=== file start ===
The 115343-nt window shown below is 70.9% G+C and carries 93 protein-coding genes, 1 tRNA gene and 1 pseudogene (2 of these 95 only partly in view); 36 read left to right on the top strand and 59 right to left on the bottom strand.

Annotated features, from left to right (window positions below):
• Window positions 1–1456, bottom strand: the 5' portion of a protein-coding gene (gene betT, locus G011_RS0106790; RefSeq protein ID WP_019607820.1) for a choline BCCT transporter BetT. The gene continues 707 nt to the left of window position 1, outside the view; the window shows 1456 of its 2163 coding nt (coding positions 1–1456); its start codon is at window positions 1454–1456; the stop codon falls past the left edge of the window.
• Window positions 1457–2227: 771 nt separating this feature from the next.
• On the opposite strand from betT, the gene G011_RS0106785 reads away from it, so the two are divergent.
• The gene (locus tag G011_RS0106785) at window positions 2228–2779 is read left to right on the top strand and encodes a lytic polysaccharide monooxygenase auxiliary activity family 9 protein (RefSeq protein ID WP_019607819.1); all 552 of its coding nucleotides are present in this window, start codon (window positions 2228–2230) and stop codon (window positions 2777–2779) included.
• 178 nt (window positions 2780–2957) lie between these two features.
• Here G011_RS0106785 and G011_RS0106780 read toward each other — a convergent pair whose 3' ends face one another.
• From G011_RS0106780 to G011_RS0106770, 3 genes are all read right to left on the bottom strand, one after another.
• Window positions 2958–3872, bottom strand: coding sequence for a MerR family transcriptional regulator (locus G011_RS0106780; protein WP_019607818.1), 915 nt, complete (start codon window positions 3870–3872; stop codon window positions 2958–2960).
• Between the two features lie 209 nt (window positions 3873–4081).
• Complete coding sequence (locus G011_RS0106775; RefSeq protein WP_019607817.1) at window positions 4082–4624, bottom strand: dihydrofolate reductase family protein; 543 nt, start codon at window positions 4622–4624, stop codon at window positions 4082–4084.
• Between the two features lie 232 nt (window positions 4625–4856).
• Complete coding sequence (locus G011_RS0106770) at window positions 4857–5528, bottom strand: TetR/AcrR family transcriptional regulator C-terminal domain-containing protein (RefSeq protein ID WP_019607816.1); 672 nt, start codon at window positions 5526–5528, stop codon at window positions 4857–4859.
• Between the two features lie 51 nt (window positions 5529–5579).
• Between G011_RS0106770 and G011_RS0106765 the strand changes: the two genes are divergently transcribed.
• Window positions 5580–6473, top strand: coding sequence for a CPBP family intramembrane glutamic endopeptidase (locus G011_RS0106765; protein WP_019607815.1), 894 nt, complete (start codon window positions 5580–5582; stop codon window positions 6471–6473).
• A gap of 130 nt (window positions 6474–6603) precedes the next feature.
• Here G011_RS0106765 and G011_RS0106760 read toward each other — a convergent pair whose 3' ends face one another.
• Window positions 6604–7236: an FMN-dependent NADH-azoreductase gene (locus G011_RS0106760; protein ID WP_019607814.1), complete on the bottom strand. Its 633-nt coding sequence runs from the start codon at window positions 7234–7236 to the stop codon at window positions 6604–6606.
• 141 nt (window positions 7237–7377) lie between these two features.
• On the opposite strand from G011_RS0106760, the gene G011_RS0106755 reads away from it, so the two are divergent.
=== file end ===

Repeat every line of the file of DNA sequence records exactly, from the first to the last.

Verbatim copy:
The 115343-nt window shown below is 70.9% G+C and carries 93 protein-coding genes, 1 tRNA gene and 1 pseudogene (2 of these 95 only partly in view); 36 read left to right on the top strand and 59 right to left on the bottom strand.

Annotated features, from left to right (window positions below):
• Window positions 1–1456, bottom strand: the 5' portion of a protein-coding gene (gene betT, locus G011_RS0106790; RefSeq protein ID WP_019607820.1) for a choline BCCT transporter BetT. The gene continues 707 nt to the left of window position 1, outside the view; the window shows 1456 of its 2163 coding nt (coding positions 1–1456); its start codon is at window positions 1454–1456; the stop codon falls past the left edge of the window.
• Window positions 1457–2227: 771 nt separating this feature from the next.
• On the opposite strand from betT, the gene G011_RS0106785 reads away from it, so the two are divergent.
• The gene (locus tag G011_RS0106785) at window positions 2228–2779 is read left to right on the top strand and encodes a lytic polysaccharide monooxygenase auxiliary activity family 9 protein (RefSeq protein ID WP_019607819.1); all 552 of its coding nucleotides are present in this window, start codon (window positions 2228–2230) and stop codon (window positions 2777–2779) included.
• 178 nt (window positions 2780–2957) lie between these two features.
• Here G011_RS0106785 and G011_RS0106780 read toward each other — a convergent pair whose 3' ends face one another.
• From G011_RS0106780 to G011_RS0106770, 3 genes are all read right to left on the bottom strand, one after another.
• Window positions 2958–3872, bottom strand: coding sequence for a MerR family transcriptional regulator (locus G011_RS0106780; protein WP_019607818.1), 915 nt, complete (start codon window positions 3870–3872; stop codon window positions 2958–2960).
• Between the two features lie 209 nt (window positions 3873–4081).
• Complete coding sequence (locus G011_RS0106775; RefSeq protein WP_019607817.1) at window positions 4082–4624, bottom strand: dihydrofolate reductase family protein; 543 nt, start codon at window positions 4622–4624, stop codon at window positions 4082–4084.
• Between the two features lie 232 nt (window positions 4625–4856).
• Complete coding sequence (locus G011_RS0106770) at window positions 4857–5528, bottom strand: TetR/AcrR family transcriptional regulator C-terminal domain-containing protein (RefSeq protein ID WP_019607816.1); 672 nt, start codon at window positions 5526–5528, stop codon at window positions 4857–4859.
• Between the two features lie 51 nt (window positions 5529–5579).
• Between G011_RS0106770 and G011_RS0106765 the strand changes: the two genes are divergently transcribed.
• Window positions 5580–6473, top strand: coding sequence for a CPBP family intramembrane glutamic endopeptidase (locus G011_RS0106765; protein WP_019607815.1), 894 nt, complete (start codon window positions 5580–5582; stop codon window positions 6471–6473).
• A gap of 130 nt (window positions 6474–6603) precedes the next feature.
• Here G011_RS0106765 and G011_RS0106760 read toward each other — a convergent pair whose 3' ends face one another.
• Window positions 6604–7236: an FMN-dependent NADH-azoreductase gene (locus G011_RS0106760; protein ID WP_019607814.1), complete on the bottom strand. Its 633-nt coding sequence runs from the start codon at window positions 7234–7236 to the stop codon at window positions 6604–6606.
• 141 nt (window positions 7237–7377) lie between these two features.
• On the opposite strand from G011_RS0106760, the gene G011_RS0106755 reads away from it, so the two are divergent.